Team

Finding Connectedness During COVID

February 17, 2021
Finding Connectedness During COVID


MichiganLabs consistently prioritizes our team’s relationships with each other. We were well prepared for the technical switch to remote work, but the social side presented a new obstacle.

While in the office, we had biweekly team lunches provided and daily Super Smash Bros competitions. We had quarterly social gatherings with our families and various wellness challenges going. When the world was turned upside down last March, our team was well set up for the technical side of what we do, but figuring out how to make us feel connected over a long stretch of remote work presented a new obstacle.

Throughout the pandemic, there have been plenty of articles on making a smooth transition to remote work and keeping people engaged. Having spent countless hours reading them and attending webinars, I wanted to share what we’ve put into practice.

Initially, we did not realize we would not be in the office together for almost a year, so the things we did to connect were smaller-scale. One example is themed standups: the beginning of last March was heavy on themed stand-ups where we would set our background to reflect our favorite songs, movies, beaches, etc. While these were entertaining and people got to know each other better, it quickly became apparent that we needed to balance the need for connection with available mental bandwidth.

In no particular order, these are the top 6 things that I believe have worked for our team:

  1. Diverse Monthly Events. We went from doing quarterly team events to monthly, with each one catering to different talents and interests. These have included a paint night, virtual escape rooms, a virtual murder mystery party, and--my personal favorite--a niche PowerPoint night. Participation energy and levels increase when we have a set activity rather than jumping on for a basic virtual happy hour. It takes away the pressure for one person to keep up the conversation and makes it feel a little different from our already Zoom-heavy days.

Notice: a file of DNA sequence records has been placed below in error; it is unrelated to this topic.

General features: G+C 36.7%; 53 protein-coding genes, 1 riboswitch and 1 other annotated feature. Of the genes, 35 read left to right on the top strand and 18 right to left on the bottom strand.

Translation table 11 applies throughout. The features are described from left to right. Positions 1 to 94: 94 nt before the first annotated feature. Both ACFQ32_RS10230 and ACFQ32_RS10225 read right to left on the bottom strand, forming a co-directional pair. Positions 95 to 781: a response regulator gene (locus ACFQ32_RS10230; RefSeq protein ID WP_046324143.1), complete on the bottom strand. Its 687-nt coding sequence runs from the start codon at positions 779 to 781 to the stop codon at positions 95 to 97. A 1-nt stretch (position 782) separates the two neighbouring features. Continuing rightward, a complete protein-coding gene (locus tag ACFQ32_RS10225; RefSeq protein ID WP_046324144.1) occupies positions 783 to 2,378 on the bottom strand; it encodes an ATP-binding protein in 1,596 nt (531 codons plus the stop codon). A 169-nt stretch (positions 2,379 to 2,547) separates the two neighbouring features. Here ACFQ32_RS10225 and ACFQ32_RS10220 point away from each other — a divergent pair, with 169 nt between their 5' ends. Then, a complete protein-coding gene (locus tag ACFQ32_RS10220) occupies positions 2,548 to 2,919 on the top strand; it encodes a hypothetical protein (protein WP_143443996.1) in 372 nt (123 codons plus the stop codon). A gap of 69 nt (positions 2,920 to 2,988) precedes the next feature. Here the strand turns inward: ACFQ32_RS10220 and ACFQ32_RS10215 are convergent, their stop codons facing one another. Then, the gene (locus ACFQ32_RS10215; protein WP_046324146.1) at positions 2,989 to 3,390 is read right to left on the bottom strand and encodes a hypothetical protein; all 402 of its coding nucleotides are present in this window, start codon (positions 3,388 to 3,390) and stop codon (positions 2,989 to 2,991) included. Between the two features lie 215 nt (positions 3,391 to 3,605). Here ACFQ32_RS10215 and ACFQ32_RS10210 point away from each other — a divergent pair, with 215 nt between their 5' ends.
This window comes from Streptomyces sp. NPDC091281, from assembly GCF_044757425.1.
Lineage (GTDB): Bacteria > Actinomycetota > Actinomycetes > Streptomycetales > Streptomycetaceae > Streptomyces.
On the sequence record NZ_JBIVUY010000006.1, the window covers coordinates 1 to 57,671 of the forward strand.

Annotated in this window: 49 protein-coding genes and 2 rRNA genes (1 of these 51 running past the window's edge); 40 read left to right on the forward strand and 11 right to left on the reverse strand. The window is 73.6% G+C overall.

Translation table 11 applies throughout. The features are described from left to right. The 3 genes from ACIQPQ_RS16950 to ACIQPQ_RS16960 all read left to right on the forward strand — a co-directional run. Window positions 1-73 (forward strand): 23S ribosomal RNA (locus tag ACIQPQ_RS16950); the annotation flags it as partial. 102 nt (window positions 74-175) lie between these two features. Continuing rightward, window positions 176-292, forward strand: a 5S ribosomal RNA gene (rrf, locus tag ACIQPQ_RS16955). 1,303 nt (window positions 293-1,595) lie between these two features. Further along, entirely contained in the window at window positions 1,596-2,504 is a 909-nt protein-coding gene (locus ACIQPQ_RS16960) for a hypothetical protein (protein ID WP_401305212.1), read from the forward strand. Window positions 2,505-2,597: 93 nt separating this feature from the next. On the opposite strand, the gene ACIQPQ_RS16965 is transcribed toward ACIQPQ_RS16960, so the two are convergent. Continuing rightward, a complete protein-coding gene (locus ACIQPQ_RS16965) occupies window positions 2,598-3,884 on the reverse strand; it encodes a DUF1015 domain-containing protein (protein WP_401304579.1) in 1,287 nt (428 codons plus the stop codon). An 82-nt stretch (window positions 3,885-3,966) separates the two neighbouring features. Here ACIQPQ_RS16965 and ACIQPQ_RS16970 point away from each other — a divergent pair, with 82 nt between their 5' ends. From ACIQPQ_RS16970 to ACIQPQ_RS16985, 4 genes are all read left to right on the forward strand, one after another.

2. Bimonthly treat drops. MichiganLabs stocks its kitchen full of snacks and treats and it is a fun perk to working here. But, when we moved to all remote, we no longer had the salted caramels and array of soda just steps away. Last April I volunteered to do a "snack drop" and now it has become a tradition. Each month, our team members will get a goodie bag containing different treats and sometimes random gifts (one month everyone got a succulent). We also do a treat drop at the beginning of the month for our celebration of work anniversaries and birthdays!
  3. "Water-cooler" chats. At the start of our quarantine, we had a Zoom room that was open all day. In the beginning, it was highly active, and people would stay in all day or hop in and out per their availability. By May, however, Zoom fatigue was hitting us hard, and like everything else, the friction of participating outweighed the potential benefits. That is where Hallway, a Slackbot app, came to the rescue! We have been using the Hallway App for sporadic, 10-minute conversations since October. Knowing they won't get stuck in a call longer than wanted (because the app forces you out) has encouraged our team members to join in.
  4. Flex Fridays. MichiganLabs has always provided our team members with flexible work schedules, but this year our leadership team sought to allow for even more. At the beginning of last summer, the concept of "Summer Fridays" was introduced, allowing team members to take off early on Fridays to kick-start their weekend. The positive response encouraged leadership to make this a forever thing, thus the title change from "Summer Fridays" to "Flex Fridays." This extra boost allows for us to take a little more time to ourselves, without dipping into our PTO
  5. Celebrating Team Wins. Celebrating team wins has been key to encouraging our team members to continue working hard. From smaller group happy hours to at-home challenges with the chance to win some merch, the extra encouragement allows us to acknowledge little victories and create small pockets of connectedness.
  6. Work-from-home budget. Another notable action our leadership team took was providing a work-from-home allowance. Each member was provided with a $1,000 budget to spend on making their home office an environment they could thrive in. It was something the team appreciated and allowed for some creative problem-solving. We will be posting a list of the most popular items purchased later this month on social media.

Our team has implemented other ways to continue our connected culture, but these are the six I believe have proved the most successful and impactful during the whirlwind of 2020.

What has your team done to shift to remote work? Will you bring any of the new practices when you return to the office? Let us know! We are always looking for new ways to provide value to our team.









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